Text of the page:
Last year, the country took a hard loan from the Jeddah-based International Islamic Trade Finance Corporation (ITFC) to cover mounting oil-import bills worth about US$1.4 billion. The loan carried a steep interest rate of 7.06 per cent that had to be paid within six months of disbursement. Back then, energy experts had warned of the dire consequences if the country failed to make timely payments, which has now become a problem for Bangladesh Petroleum Corporation (BPC).
The country is literally at a point when clearing dues owed to foreign suppliers (that must be paid in US dollars) every few months is no longer certain and this is due to the dearth of dollars. The situation is getting desperate since this situation is also becoming clear to the regular suppliers of oil, which are increasingly pressurising the BPC to make timely payments. No supplier wishes to deal with a customer that builds up arrears in payment. According to a report published recently in this newspaper, "several suppliers, including Vitol Asia, have warned of stopping oil supply unless the dues are cleared immediately". As per BPC figures, the entity owes around $250 million which carries overdue payments.
This is not a new problem for the state-owned corporation. Back in May, the BPC had been warned by some suppliers of suspending oil shipments to Bangladesh because it owed around $298 million to overseas suppliers. Some analysts believe this situation had prompted the multi-billion-dollar loan to be taken from ITFC in the first place. One wonders if sufficient thought had gone into taking such a loan that carried this high interest payment clause.
The current modus operandi has come down to a state where the BPC is able to clear about a third of total pending dues to international oil suppliers. It is regularly missing payment deadlines and there have been situations where some suppliers haven't been paid anything. The Taka continues to depreciate against the US dollars and the falling foreign exchange reserve has hit BPC very hard. It is unable to live up to its international commitments and this is leading to a volatile situation.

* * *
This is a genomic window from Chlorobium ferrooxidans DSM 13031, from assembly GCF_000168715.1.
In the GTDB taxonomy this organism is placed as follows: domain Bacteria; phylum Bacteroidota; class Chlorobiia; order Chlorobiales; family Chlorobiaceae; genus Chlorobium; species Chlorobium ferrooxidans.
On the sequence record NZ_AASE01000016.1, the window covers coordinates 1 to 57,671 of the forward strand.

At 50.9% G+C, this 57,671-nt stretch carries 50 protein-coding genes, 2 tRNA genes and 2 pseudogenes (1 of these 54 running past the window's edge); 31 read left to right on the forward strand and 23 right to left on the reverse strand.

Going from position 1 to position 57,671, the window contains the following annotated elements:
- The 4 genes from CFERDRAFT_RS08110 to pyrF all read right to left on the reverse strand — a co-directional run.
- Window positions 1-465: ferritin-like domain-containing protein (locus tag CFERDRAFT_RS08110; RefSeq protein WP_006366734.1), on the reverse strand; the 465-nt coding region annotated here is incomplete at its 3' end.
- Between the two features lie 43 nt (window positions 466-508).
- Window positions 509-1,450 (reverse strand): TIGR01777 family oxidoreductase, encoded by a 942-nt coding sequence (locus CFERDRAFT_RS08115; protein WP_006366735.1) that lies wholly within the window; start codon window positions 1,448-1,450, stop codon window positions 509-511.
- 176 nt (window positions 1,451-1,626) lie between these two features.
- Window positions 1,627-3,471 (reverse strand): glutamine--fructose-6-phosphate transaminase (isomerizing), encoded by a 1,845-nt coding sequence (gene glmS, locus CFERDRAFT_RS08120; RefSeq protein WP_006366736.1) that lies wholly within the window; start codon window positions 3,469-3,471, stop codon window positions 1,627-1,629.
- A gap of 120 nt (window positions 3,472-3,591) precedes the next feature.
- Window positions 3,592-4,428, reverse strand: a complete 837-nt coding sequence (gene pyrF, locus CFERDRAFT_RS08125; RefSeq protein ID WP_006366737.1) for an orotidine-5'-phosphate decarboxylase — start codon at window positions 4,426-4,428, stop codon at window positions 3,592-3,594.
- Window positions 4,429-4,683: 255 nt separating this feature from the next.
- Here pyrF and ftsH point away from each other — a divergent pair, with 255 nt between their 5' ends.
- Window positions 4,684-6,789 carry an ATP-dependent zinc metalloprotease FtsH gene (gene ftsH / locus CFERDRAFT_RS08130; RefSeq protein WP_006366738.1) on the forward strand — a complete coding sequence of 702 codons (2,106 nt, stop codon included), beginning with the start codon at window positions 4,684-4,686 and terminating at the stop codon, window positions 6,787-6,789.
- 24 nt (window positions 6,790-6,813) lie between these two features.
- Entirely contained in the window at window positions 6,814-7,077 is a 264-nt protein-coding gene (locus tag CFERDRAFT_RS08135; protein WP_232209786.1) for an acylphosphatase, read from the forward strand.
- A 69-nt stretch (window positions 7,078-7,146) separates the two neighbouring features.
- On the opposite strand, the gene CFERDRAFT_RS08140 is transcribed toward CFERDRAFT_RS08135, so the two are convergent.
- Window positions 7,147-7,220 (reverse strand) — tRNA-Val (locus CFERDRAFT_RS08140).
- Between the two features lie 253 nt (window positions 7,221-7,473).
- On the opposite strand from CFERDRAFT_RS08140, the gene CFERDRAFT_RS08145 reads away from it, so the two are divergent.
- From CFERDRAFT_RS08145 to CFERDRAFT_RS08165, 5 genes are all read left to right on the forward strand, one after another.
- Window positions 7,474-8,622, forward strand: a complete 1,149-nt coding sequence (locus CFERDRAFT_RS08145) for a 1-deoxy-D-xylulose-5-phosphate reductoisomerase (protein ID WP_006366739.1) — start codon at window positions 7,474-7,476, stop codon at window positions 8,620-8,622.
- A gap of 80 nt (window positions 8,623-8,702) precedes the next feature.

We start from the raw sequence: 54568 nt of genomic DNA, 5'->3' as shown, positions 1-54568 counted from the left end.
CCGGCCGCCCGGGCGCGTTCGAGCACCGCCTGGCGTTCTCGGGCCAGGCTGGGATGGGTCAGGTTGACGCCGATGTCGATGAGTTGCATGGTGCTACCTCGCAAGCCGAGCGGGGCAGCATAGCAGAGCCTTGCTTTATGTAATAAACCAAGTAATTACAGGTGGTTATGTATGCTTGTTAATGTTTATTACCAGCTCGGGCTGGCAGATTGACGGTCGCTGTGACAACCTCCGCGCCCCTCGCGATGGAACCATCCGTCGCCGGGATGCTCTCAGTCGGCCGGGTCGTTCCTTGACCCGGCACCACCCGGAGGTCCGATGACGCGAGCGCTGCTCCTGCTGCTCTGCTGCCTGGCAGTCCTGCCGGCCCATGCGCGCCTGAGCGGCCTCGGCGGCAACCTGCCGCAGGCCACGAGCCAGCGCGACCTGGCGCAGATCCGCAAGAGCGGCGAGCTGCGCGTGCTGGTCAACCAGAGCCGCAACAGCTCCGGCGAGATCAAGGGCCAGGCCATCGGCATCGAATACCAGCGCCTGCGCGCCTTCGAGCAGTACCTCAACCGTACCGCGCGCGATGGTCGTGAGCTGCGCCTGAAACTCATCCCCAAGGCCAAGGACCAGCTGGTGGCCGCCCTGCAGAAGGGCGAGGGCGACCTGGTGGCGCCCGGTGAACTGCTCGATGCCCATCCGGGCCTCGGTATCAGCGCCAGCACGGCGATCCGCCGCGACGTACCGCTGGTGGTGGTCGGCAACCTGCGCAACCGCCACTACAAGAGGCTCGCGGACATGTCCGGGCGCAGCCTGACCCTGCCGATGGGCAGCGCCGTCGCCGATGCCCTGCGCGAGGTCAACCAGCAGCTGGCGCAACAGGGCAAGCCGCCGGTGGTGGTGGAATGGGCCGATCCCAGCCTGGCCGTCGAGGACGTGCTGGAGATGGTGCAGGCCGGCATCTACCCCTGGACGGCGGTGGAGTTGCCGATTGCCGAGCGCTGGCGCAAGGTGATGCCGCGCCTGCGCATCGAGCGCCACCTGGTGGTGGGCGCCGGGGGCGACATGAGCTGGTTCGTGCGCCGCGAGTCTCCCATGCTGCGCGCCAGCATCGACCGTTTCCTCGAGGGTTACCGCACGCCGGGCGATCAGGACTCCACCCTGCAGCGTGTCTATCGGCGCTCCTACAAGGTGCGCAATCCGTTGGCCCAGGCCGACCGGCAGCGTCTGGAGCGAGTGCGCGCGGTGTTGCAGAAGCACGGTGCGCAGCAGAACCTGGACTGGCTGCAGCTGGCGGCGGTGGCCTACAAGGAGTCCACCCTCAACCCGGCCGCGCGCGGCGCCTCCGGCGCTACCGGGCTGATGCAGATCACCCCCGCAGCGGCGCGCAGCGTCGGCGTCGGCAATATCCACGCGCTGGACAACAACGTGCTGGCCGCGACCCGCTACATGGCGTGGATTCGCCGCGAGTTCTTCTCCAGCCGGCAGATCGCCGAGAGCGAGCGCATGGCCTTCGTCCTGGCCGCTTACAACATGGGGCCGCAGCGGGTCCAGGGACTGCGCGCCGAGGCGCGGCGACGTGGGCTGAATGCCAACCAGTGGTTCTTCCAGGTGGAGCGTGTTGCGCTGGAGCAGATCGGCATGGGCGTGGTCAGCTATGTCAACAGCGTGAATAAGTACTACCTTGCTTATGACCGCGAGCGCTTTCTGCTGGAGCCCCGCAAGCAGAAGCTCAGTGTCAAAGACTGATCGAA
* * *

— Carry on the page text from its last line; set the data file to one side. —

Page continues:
Interestingly, the BPC was doing fine until the end of February when it was clearing foreign dues with 10 days of receiving oil supplies. Unfortunately, things went awry since March when it has not been able to clear dues in full to any supplier. While the BPC imports oil in dollars, it sells the same in the local currency. It is further handicapped by its general inability to procure US dollars from commercial banks to make these payments. It is entirely dependent on the central bank to release sufficient dollars to ease the situation but nothing has come of negotiations to put a system in place for making foreign currency readily available to pay suppliers.
It is understandable why energy experts have been severely critical of the agreement made for the ITFC loan. It threatens to give the BPC a crushing financial blow. As pointed out by one energy expert "clearing overdue payments with high-interest loans cannot be a solution". Rather, "pilferage and anomalies" in the petroleum-marketing supply chain need to be addressed. Otherwise, the BPC runs the risk of facing bankruptcy. Agreeing to this type of loan not only puts the BPC at risk, but threatens the very fragile nature of the nation's foreign exchange reserve. Even at this juncture, the country has failed to increase its refining capacity. It would have allowed the country to save billions of dollars had it been able to refine crude oil instead of importing refined oil.